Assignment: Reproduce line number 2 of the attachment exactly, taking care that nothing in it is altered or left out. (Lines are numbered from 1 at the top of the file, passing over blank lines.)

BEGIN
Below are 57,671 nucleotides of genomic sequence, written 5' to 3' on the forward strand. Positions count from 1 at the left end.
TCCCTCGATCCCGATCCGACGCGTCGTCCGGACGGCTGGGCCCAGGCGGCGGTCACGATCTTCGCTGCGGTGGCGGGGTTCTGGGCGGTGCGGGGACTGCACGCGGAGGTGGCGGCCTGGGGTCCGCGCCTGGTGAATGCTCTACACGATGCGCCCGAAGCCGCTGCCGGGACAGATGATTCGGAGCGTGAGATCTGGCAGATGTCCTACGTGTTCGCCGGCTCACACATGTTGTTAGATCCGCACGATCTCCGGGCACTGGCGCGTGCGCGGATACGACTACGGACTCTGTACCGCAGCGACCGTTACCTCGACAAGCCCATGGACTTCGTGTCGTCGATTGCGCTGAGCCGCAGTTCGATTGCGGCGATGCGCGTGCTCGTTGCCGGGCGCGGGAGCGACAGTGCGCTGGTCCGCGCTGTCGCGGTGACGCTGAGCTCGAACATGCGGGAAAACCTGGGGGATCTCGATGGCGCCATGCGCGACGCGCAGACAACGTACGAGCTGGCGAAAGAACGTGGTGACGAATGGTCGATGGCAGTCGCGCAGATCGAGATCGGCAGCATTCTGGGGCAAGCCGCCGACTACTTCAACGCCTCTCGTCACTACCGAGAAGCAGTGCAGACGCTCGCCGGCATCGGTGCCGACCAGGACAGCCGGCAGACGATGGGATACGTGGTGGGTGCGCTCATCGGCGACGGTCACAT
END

TCCCTCGATCCCGATCCGACGCGTCGTCCGGACGGCTGGGCCCAGGCGGCGGTCACGATCTTCGCTGCGGTGGCGGGGTTCTGGGCGGTGCGGGGACTGCACGCGGAGGTGGCGGCCTGGGGTCCGCGCCTGGTGAATGCTCTACACGATGCGCCCGAAGCCGCTGCCGGGACAGATGATTCGGAGCGTGAGATCTGGCAGATGTCCTACGTGTTCGCCGGCTCACACATGTTGTTAGATCCGCACGATCTCCGGGCACTGGCGCGTGCGCGGATACGACTACGGACTCTGTACCGCAGCGACCGTTACCTCGACAAGCCCATGGACTTCGTGTCGTCGATTGCGCTGAGCCGCAGTTCGATTGCGGCGATGCGCGTGCTCGTTGCCGGGCGCGGGAGCGACAGTGCGCTGGTCCGCGCTGTCGCGGTGACGCTGAGCTCGAACATGCGGGAAAACCTGGGGGATCTCGATGGCGCCATGCGCGACGCGCAGACAACGTACGAGCTGGCGAAAGAACGTGGTGACGAATGGTCGATGGCAGTCGCGCAGATCGAGATCGGCAGCATTCTGGGGCAAGCCGCCGACTACTTCAACGCCTCTCGTCACTACCGAGAAGCAGTGCAGACGCTCGCCGGCATCGGTGCCGACCAGGACAGCCGGCAGACGATGGGATACGTGGTGGGTGCGCTCATCGGCGACGGTCACAT